Seven words and a picture: poverty, migration, ethnic minority, woman, mother and dignity

Seven words and a picture: poverty, migration, ethnic minority, woman, mother and dignity
'Migrant mother'. Dorotea Lange © Wikimedia Commons

Seven words and a picture: poverty, migration, ethnic minority, woman, mother and dignity

“A camera is a tool to learn to see without a camera”, wrote Dorothy Lange, one of the pioneers of modern photojournalism and author of a photo (called Migrantmoher) which with time has become one of the most powerful images of the Great Depression of the 1930s. The power of the photo is such –the face of poverty and desolation- that it has probably left more messages than such resounding literary works as The Grapes of Wrath, by John Steinbeck, and its predecessor, The Harvest Gypsies, a series of reports by the same author for the San Francisco News, which was like a dress rehearsal for the latter work.

Migrantmother portrays in the foreground the look of a peasant mother, haggard, hungry and extraordinarily beautiful called –this was discovered later- Florence Thompson, a Cherokee Indian who is in pea-picking field in Santa Barbara (USA). The photo was taken in 1936, the year the Civil War started in Spain, when the depression was already 7 years old. Years later, Florence said: “Hunger was already visible in the camp and death was not long in coming. First the youngest and the oldest. Soon local people would come to the camp and there were arrests and beatings, to disperse us far and wide”.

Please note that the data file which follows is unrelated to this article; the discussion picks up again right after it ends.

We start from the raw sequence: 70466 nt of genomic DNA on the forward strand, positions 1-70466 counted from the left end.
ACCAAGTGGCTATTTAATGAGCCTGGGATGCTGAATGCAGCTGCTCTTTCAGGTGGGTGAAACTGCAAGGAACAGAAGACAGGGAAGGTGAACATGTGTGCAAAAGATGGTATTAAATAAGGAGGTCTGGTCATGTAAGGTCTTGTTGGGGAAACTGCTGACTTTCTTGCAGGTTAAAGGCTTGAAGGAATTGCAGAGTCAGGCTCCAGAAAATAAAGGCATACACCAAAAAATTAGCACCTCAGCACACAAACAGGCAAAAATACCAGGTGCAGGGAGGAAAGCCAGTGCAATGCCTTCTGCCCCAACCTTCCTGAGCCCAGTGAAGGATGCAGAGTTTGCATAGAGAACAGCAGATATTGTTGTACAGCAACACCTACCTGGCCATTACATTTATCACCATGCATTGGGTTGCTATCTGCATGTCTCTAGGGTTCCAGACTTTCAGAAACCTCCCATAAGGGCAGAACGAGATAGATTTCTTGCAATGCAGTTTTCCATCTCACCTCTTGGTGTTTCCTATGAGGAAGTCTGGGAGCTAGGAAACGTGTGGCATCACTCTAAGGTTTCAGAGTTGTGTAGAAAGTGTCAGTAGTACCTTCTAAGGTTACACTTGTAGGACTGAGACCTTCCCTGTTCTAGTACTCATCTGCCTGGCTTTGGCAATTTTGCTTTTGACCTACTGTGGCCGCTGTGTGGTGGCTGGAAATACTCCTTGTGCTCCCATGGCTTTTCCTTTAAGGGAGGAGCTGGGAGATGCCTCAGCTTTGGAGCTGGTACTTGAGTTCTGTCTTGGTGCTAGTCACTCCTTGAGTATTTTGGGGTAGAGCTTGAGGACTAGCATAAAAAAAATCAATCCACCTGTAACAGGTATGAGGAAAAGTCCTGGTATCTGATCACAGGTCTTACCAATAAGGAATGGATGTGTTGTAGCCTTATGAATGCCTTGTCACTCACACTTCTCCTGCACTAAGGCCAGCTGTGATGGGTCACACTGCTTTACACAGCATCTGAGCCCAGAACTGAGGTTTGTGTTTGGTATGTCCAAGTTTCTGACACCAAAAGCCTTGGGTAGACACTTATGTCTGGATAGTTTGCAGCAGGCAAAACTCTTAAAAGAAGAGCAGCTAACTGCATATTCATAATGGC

Dorothy Lange, a self-made photographer, worked for one of the organisations created by President Franklin Delano Roosevelt, within the framework of the New Deal, to cover and support farm workers. Several photographers had been hired to show what they saw and gain support from other people.

Seventy years later there was another crisis as long as the Great Depression. in some martyr countries like Greece, it was just as harmful and deep or even worse. Many photos of impoverished Greeks offering solidarity to the even poorer refugees from the other side of the Mediterranean were taken by Dorothy Lange’s successors. The dignity of the photographer and of the subject.

 

Joaquín Estefanía, journalist